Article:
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פותח על ידי קלירמאש פתרונות בע"מ -
Silage fermentation and in Vitro degradation of monosaccharide constituents of wheat harvested at two stages of maturity
Year:
1995
Authors :
בן גדליה, דניאל
;
.
יוסף, אדית
;
.
מירון, יהושע
;
.
קבלה, עמוס
;
.
Volume :
43
Co-Authors:
Facilitators :
From page:
2428
To page:
2431
(
Total pages:
4
)
Abstract:
Wheat plants (Triticum aestivum) were harvested at the bloom and soft-dough stages and ensiled in laboratory silos, and the effect of stage of maturity on the recovery of soluble and cell wall components and on the in vitro digestibility of monosaccharide residues was examined. A total of 8-9% neutral detergent fiber (NDF) monosaccharides residues was solubilized and partly utilized during ensilage. Glucose and galactose were the most fermentable sugars among the ND soluble monosaccharides. Fructose was equally fermented in both silages, but the higher recovery of reducing sugars in the soft-dough silage as compared with the bloom silage (44.1 vs 26.8) indicates the possible participation of starch in the fermentation process of the former. Generally, the silages were less digestible than the source materials, but the difference was larger in the bloom treatment. Thus, a gap of 8.1 percentage units in total NDF monosaccharide digestibility (D) between the source materials was reduced to 5.5 units between the silages. The decline in the D values of the monosaccharide residues of the whole plant following ensilage was 11.5 and 6.0 percentage units for the bloom and soft-dough stages, respectively. The D of total monosaccharide residues of whole plant material was equal within the source materials but was 5.3 percentage units higher in the soft-dough silage than in the bloom one. Digestibility measurement at the monosaccharide level of source materials and silages offers a sharp tool for determining the optimal stage for harvesting wheat for silage. © 1995 American Chemical Society.
Note:
Related Files :
Monosaccharide digestibility
Monosaccharide fermentation
Stage of maturity
Wheat silage
עוד תגיות
תוכן קשור
More details
DOI :
Article number:
0
Affiliations:
Database:
סקופוס
Publication Type:
מאמר
;
.
Language:
אנגלית
Editors' remarks:
ID:
32373
Last updated date:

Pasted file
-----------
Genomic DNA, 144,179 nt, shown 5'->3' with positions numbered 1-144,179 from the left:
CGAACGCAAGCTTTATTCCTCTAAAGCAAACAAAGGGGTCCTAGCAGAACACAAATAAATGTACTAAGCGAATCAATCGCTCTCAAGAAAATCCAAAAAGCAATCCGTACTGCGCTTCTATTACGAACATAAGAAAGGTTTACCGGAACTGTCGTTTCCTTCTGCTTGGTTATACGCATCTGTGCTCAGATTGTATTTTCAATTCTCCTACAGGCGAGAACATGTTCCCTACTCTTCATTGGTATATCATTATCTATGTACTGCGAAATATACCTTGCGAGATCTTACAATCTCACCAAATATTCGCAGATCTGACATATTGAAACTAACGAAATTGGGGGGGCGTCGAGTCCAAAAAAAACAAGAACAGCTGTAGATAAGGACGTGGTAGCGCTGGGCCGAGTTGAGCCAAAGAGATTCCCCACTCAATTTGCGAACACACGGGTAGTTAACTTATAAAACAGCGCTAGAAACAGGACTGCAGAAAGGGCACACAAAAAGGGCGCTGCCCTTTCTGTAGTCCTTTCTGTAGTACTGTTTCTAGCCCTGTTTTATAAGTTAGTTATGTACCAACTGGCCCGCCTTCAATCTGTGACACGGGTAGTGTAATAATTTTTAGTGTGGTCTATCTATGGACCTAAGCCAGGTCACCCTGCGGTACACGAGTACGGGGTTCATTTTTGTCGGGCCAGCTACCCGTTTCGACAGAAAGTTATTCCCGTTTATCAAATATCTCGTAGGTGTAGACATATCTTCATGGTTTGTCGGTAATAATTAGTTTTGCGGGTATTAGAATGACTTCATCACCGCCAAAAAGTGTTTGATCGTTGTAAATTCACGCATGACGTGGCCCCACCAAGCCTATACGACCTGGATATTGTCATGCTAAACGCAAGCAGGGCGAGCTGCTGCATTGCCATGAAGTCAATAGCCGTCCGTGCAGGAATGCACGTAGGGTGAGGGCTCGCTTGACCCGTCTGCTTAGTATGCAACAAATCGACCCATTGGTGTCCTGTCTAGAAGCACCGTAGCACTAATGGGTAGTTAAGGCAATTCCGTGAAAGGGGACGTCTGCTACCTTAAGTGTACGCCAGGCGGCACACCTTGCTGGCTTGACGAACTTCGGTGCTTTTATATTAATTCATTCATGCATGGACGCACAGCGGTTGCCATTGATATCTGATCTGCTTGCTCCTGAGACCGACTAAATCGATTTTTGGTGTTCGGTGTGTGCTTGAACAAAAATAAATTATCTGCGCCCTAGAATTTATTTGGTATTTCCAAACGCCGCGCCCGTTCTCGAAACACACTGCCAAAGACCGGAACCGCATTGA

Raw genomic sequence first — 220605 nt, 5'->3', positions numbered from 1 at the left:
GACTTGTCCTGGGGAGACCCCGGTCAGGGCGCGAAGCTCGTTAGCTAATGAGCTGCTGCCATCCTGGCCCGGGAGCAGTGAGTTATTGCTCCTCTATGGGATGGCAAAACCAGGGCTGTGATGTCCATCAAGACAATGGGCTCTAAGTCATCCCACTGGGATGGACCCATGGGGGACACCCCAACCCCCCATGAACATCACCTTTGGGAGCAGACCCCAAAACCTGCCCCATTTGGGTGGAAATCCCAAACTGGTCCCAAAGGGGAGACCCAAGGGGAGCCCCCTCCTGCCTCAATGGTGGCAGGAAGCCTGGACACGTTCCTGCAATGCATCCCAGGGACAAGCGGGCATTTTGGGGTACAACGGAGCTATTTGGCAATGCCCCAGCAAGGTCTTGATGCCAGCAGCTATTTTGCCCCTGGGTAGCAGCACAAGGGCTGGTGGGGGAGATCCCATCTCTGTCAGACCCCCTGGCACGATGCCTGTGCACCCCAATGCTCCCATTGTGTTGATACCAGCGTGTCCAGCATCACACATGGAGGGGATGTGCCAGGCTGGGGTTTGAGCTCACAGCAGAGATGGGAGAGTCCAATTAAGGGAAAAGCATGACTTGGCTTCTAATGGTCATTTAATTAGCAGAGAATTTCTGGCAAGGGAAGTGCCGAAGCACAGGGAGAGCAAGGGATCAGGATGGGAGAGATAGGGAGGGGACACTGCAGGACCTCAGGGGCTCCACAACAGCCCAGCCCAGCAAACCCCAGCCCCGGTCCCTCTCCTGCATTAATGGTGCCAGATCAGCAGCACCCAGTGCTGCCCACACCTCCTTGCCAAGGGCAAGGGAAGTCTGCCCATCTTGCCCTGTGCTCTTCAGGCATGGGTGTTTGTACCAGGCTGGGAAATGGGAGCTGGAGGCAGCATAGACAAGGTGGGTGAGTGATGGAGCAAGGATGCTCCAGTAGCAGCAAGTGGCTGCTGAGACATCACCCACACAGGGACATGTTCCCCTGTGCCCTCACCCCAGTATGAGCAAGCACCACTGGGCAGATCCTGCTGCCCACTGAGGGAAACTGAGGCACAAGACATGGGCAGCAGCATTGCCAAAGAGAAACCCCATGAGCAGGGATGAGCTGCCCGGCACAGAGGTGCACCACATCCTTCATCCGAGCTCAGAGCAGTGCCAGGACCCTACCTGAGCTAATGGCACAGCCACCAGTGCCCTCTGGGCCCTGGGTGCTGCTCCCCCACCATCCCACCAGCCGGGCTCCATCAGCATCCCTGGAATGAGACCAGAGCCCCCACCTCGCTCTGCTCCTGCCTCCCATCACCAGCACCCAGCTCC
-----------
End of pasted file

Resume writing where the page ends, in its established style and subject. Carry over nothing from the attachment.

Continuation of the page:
02/03/2022 17:27
Creation date:
17/04/2018 01:09
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Scientific Publication
Silage fermentation and in Vitro degradation of monosaccharide constituents of wheat harvested at two stages of maturity
43
Silage fermentation and in Vitro degradation of monosaccharide constituents of wheat harvested at two stages of maturity
Wheat plants (Triticum aestivum) were harvested at the bloom and soft-dough stages and ensiled in laboratory silos, and the effect of stage of maturity on the recovery of soluble and cell wall components and on the in vitro digestibility of monosaccharide residues was examined. A total of 8-9% neutral detergent fiber (NDF) monosaccharides residues was solubilized and partly utilized during ensilage. Glucose and galactose were the most fermentable sugars among the ND soluble monosaccharides. Fructose was equally fermented in both silages, but the higher recovery of reducing sugars in the soft-dough silage as compared with the bloom silage (44.1 vs 26.8) indicates the possible participation of starch in the fermentation process of the former. Generally, the silages were less digestible than the source materials, but the difference was larger in the bloom treatment. Thus, a gap of 8.1 percentage units in total NDF monosaccharide digestibility (D) between the source materials was reduced to 5.5 units between the silages. The decline in the D values of the monosaccharide residues of the whole plant following ensilage was 11.5 and 6.0 percentage units for the bloom and soft-dough stages, respectively. The D of total monosaccharide residues of whole plant material was equal within the source materials but was 5.3 percentage units higher in the soft-dough silage than in the bloom one. Digestibility measurement at the monosaccharide level of source materials and silages offers a sharp tool for determining the optimal stage for harvesting wheat for silage. © 1995 American Chemical Society.
Scientific Publication
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